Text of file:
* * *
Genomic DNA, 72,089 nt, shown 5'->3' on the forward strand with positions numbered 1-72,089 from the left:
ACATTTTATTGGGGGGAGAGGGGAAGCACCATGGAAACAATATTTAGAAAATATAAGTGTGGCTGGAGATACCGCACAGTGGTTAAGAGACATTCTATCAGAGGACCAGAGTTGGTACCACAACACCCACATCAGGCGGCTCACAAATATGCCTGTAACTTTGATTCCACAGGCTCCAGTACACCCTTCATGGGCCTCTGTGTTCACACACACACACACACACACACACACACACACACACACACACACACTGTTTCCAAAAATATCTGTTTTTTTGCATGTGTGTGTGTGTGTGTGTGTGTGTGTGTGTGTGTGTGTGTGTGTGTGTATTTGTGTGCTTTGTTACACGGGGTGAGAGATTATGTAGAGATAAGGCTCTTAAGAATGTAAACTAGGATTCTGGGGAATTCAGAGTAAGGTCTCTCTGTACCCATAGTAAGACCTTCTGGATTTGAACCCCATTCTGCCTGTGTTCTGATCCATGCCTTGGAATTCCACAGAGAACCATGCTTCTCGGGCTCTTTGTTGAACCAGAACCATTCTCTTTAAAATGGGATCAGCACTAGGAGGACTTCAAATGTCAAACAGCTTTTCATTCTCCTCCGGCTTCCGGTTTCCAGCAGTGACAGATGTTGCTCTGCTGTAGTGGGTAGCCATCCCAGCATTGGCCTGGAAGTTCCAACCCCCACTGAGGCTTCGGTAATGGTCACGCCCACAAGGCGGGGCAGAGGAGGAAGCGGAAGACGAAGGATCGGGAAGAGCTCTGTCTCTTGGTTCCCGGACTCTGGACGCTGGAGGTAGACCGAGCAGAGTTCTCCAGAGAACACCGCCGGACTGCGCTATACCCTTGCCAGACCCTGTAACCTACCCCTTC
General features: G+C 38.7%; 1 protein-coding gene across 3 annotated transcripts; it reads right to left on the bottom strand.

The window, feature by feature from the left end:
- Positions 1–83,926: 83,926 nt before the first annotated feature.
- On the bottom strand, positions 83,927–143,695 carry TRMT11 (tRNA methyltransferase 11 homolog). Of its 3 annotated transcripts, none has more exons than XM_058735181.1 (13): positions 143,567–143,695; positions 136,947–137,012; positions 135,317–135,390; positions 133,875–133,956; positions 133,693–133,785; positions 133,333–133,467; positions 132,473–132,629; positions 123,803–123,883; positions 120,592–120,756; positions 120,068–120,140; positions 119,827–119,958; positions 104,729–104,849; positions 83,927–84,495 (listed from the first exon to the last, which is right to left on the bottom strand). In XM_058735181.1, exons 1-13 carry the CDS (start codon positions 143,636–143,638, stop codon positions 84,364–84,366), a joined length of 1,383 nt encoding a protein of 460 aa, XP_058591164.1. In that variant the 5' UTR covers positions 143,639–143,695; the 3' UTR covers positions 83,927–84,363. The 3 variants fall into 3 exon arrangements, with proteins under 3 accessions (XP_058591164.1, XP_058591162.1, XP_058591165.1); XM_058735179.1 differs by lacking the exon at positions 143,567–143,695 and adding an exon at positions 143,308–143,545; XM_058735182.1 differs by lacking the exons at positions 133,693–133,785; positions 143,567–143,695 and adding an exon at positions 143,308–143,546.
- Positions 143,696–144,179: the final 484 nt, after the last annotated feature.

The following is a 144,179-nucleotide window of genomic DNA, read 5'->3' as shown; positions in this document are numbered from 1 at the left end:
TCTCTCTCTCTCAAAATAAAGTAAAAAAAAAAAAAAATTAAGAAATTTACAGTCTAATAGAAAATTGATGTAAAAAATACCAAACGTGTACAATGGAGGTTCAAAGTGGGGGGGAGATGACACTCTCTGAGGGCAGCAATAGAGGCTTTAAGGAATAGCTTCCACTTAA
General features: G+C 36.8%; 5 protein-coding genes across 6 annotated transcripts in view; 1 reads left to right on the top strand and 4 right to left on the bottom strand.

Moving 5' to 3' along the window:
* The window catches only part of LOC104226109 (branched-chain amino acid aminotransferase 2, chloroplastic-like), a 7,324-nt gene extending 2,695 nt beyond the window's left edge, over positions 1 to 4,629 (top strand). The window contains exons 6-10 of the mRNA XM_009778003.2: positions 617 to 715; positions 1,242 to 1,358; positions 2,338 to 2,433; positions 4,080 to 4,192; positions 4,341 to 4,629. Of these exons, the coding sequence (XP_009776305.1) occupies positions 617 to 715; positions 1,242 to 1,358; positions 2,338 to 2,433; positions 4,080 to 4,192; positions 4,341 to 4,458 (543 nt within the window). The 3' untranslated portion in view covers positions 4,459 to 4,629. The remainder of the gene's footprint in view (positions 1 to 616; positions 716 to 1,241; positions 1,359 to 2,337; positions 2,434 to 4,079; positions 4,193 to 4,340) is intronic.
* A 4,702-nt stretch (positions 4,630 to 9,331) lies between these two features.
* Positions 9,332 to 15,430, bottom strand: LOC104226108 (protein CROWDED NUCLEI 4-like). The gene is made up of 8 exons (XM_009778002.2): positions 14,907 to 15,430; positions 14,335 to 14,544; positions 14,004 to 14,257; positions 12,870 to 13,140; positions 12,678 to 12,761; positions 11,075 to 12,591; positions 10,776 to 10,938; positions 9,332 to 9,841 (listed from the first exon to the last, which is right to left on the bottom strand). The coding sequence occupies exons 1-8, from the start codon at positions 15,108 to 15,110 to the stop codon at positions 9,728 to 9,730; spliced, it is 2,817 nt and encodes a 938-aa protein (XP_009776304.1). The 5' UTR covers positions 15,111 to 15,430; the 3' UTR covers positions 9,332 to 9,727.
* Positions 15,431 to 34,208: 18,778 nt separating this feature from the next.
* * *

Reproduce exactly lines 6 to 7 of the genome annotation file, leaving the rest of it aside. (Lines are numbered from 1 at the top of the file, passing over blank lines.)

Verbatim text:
- On the bottom strand, positions 83,927–143,695 carry TRMT11 (tRNA methyltransferase 11 homolog). Of its 3 annotated transcripts, none has more exons than XM_058735181.1 (13): positions 143,567–143,695; positions 136,947–137,012; positions 135,317–135,390; positions 133,875–133,956; positions 133,693–133,785; positions 133,333–133,467; positions 132,473–132,629; positions 123,803–123,883; positions 120,592–120,756; positions 120,068–120,140; positions 119,827–119,958; positions 104,729–104,849; positions 83,927–84,495 (listed from the first exon to the last, which is right to left on the bottom strand). In XM_058735181.1, exons 1-13 carry the CDS (start codon positions 143,636–143,638, stop codon positions 84,364–84,366), a joined length of 1,383 nt encoding a protein of 460 aa, XP_058591164.1. In that variant the 5' UTR covers positions 143,639–143,695; the 3' UTR covers positions 83,927–84,363. The 3 variants fall into 3 exon arrangements, with proteins under 3 accessions (XP_058591164.1, XP_058591162.1, XP_058591165.1); XM_058735179.1 differs by lacking the exon at positions 143,567–143,695 and adding an exon at positions 143,308–143,545; XM_058735182.1 differs by lacking the exons at positions 133,693–133,785; positions 143,567–143,695 and adding an exon at positions 143,308–143,546.
- Positions 143,696–144,179: the final 484 nt, after the last annotated feature.